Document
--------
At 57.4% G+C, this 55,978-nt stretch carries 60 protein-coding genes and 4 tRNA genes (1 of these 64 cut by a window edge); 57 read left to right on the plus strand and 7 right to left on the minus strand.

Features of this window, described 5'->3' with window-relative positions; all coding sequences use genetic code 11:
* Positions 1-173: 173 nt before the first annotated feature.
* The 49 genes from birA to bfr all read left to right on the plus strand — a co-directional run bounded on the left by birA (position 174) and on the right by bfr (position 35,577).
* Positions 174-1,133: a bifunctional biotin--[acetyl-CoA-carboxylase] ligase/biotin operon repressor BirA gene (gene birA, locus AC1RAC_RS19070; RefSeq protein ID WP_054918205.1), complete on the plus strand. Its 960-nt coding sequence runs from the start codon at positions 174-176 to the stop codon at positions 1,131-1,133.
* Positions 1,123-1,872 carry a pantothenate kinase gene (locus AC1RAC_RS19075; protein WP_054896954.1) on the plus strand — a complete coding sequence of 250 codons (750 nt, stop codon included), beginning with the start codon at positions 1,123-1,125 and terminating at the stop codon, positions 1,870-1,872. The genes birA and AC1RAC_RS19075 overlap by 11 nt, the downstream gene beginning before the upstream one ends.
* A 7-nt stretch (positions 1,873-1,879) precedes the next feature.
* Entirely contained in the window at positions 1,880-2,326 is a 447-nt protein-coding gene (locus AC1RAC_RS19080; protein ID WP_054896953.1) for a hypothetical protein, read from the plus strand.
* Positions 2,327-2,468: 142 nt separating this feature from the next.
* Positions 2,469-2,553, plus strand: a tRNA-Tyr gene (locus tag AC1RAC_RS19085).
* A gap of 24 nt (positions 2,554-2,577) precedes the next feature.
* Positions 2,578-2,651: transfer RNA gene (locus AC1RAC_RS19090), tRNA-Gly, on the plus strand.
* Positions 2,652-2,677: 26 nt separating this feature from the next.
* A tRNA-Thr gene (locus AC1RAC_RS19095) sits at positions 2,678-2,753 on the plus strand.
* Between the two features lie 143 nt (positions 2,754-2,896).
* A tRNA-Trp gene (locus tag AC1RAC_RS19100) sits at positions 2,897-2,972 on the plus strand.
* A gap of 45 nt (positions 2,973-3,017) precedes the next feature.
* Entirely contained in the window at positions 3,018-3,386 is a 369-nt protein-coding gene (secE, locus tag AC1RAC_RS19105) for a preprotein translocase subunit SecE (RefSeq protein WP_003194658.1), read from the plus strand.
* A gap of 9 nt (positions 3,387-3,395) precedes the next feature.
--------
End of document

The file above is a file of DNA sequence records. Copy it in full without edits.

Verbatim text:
At 57.4% G+C, this 55,978-nt stretch carries 60 protein-coding genes and 4 tRNA genes (1 of these 64 cut by a window edge); 57 read left to right on the plus strand and 7 right to left on the minus strand.

Features of this window, described 5'->3' with window-relative positions; all coding sequences use genetic code 11:
* Positions 1-173: 173 nt before the first annotated feature.
* The 49 genes from birA to bfr all read left to right on the plus strand — a co-directional run bounded on the left by birA (position 174) and on the right by bfr (position 35,577).
* Positions 174-1,133: a bifunctional biotin--[acetyl-CoA-carboxylase] ligase/biotin operon repressor BirA gene (gene birA, locus AC1RAC_RS19070; RefSeq protein ID WP_054918205.1), complete on the plus strand. Its 960-nt coding sequence runs from the start codon at positions 174-176 to the stop codon at positions 1,131-1,133.
* Positions 1,123-1,872 carry a pantothenate kinase gene (locus AC1RAC_RS19075; protein WP_054896954.1) on the plus strand — a complete coding sequence of 250 codons (750 nt, stop codon included), beginning with the start codon at positions 1,123-1,125 and terminating at the stop codon, positions 1,870-1,872. The genes birA and AC1RAC_RS19075 overlap by 11 nt, the downstream gene beginning before the upstream one ends.
* A 7-nt stretch (positions 1,873-1,879) precedes the next feature.
* Entirely contained in the window at positions 1,880-2,326 is a 447-nt protein-coding gene (locus AC1RAC_RS19080; protein ID WP_054896953.1) for a hypothetical protein, read from the plus strand.
* Positions 2,327-2,468: 142 nt separating this feature from the next.
* Positions 2,469-2,553, plus strand: a tRNA-Tyr gene (locus tag AC1RAC_RS19085).
* A gap of 24 nt (positions 2,554-2,577) precedes the next feature.
* Positions 2,578-2,651: transfer RNA gene (locus AC1RAC_RS19090), tRNA-Gly, on the plus strand.
* Positions 2,652-2,677: 26 nt separating this feature from the next.
* A tRNA-Thr gene (locus AC1RAC_RS19095) sits at positions 2,678-2,753 on the plus strand.
* Between the two features lie 143 nt (positions 2,754-2,896).
* A tRNA-Trp gene (locus tag AC1RAC_RS19100) sits at positions 2,897-2,972 on the plus strand.
* A gap of 45 nt (positions 2,973-3,017) precedes the next feature.
* Entirely contained in the window at positions 3,018-3,386 is a 369-nt protein-coding gene (secE, locus tag AC1RAC_RS19105) for a preprotein translocase subunit SecE (RefSeq protein WP_003194658.1), read from the plus strand.
* A gap of 9 nt (positions 3,387-3,395) precedes the next feature.